BRIGHT SIDE: Keepsakes for lost babies

MADE FOR ANGELS: Catherine Rowley, Fiona Kirk, Katrina Sheraton-Yu, Sarah Ciantar-Goold, Kym Cross and Christine McKenna at the Volunteer Deconstruction Day.
MADE FOR ANGELS: Catherine Rowley, Fiona Kirk, Katrina Sheraton-Yu, Sarah Ciantar-Goold, Kym Cross and Christine McKenna at the Volunteer Deconstruction Day.

SIMON WALKER: Bright Side archive

IT’S  a sad reality that many babies die tragically young or are stillborn, leaving their  parents devastated with little opportunity to grieve properly. 

In an effort to alleviate some of the pain, Wyong resident Catherine Rowley, in her role as the   Central Coast/Hunter area manager  of NICU Helping Hands  Angel Gown Program  Australia, is  urging people to donate their wedding dresses, if they’re no longer of any use, so that they can be lovingly handcrafted into little gowns for babies that never make it home.

 NICU Helping Hands is an American organisation and was  founded in Australia by Fiona Kirk of Canberra.  

‘‘The Angel Gown Program gives parents a chance to have photos taken in something made with love – satin or silk–  which they can’t otherwise get,’’ Catherine explained. ‘‘It helps provide a sense of closure and begins the healing process.

‘‘Angel Gowns Australia recently affiliated with  NICU Helping Hands, which means we now have the  support of a world-renowned organisation as well as the ability to move forward with our work, including fund-raising, events and working with other organisations.’’

Catherine became aware of Angel Gowns Australia after her friend, Kellie Grainger, the godmother of her son, lost her twins.

 ‘‘I have lost four children in fact,’’ Kellie said. ‘‘Catherine was my support person for the first two and when I lost the twins she was moved to track down Angel Gowns Australia, which is based in Canberra, and get them to make me some gowns. When a child is born normally, you get clothes and flowers and all that sort of stuff. When you get a premmie, people don’t know what to do for you. I found it was really sweet just to get some memories. It was very nice and I liked it. It made me feel like I had more support out there.’’

Kellie kept both gowns after having her twins cremated and now has them framed in a cabinet. Quite often hospitals have their own processes designed to help grieving families, with the parents sometimes getting a memento, a footprint, a handprint, a lock of hair.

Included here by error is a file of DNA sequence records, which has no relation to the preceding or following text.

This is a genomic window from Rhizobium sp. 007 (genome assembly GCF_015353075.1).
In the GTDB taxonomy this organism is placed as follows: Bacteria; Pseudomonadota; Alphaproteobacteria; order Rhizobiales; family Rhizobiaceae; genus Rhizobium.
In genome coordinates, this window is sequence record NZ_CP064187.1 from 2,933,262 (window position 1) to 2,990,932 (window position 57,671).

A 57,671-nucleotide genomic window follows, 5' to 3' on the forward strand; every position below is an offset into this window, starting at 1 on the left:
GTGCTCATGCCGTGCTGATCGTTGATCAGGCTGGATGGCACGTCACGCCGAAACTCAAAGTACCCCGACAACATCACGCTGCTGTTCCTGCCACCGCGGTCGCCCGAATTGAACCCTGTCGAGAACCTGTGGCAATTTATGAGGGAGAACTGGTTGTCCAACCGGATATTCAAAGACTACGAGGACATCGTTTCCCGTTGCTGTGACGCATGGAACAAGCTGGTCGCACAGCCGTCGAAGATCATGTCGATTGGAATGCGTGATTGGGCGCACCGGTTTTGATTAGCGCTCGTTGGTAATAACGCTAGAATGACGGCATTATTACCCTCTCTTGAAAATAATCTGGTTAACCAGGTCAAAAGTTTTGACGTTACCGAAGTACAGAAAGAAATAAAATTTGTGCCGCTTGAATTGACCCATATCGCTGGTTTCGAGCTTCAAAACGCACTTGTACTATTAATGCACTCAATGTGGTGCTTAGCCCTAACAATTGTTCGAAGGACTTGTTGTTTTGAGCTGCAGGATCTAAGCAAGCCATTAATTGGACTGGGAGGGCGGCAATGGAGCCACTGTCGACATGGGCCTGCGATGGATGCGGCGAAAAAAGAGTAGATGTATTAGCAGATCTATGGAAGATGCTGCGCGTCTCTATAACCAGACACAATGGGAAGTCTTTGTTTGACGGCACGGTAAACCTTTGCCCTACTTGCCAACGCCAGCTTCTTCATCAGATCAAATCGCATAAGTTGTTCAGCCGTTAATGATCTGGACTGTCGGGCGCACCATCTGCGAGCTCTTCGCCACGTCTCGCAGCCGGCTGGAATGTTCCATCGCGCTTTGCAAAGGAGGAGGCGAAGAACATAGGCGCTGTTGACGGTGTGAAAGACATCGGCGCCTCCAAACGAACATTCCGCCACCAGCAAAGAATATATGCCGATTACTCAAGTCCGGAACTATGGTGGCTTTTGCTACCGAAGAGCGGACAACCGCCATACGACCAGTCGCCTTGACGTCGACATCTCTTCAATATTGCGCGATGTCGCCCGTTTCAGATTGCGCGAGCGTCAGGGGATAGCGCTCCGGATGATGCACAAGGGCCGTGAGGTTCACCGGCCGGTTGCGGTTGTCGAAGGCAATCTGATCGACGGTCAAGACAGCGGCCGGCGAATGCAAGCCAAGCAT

Organisations such as Miracle Babies Foundation provide assistance for those in need.  

‘‘We provide neonatal intensive care units [NICUs] such as that at the John Hunter Children’s Hospital with specialised clothing and memory boxes,’’ Miracle Babies co-founder Naomi Rohr said. ‘‘Grieving families are offered a keepsake box with matching blanket, pillow and knitted teddy bears. It’s important to have a range of options for families to choose from.’’ 

Heartfelt volunteer photographers provide photographic memories to families free of charge.

The team at NICU Helping Hands  Angel Gown Program  Australia hope to complement these existing services by using wedding gowns that are otherwise doing nothing.

The early response to Facebook postings has been extremely positive. 

Caroline Hooper, from Rutherford, agreed to donate her gown after seeing a post.

‘‘I just thought it was a really great cause,’’ Caroline said. ‘‘My husband had a brother who was stillborn. I decided to donate my wedding dress and Catherine offered to organise for two keepsakes to be made. 

‘‘Thirty years ago the subject was taboo and his mother has no memories or keepsakes. I think it’s a beautiful thing that they do. It’s unfortunate, that they have to do it,  it’s just such a heartbreaking time.’’

After a successful Volunteer Deconstruction Day in Sydney, the NSW branch of NICU Helping Hands  Angel Gown Program  Australia has more than 50volunteers in NSW, more than 80 around Australia and in excess of 400 gowns ready to be transformed.

As a result of Catherine’s actions, there are 15 volunteers in the Central Coast/Newcastle Region and more than 50 gowns.

 ‘‘From one wedding gown, we can make about 10 angel gowns,’’ Catherine said. ‘‘We aim to make up presentation gift boxes, which we will make available to hospitals at no charge.”

‘‘I know there are organisations already doing great work in this area and I don’t want to step on toes’’ Catherine said. ‘‘I just want us all to work together for the same cause in the end.’’

 ‘‘A family open day will be held at Minmi Community Hall on Saturday July 5  from 10am. We welcome everyone to the event, where you can see what we do and become involved.’’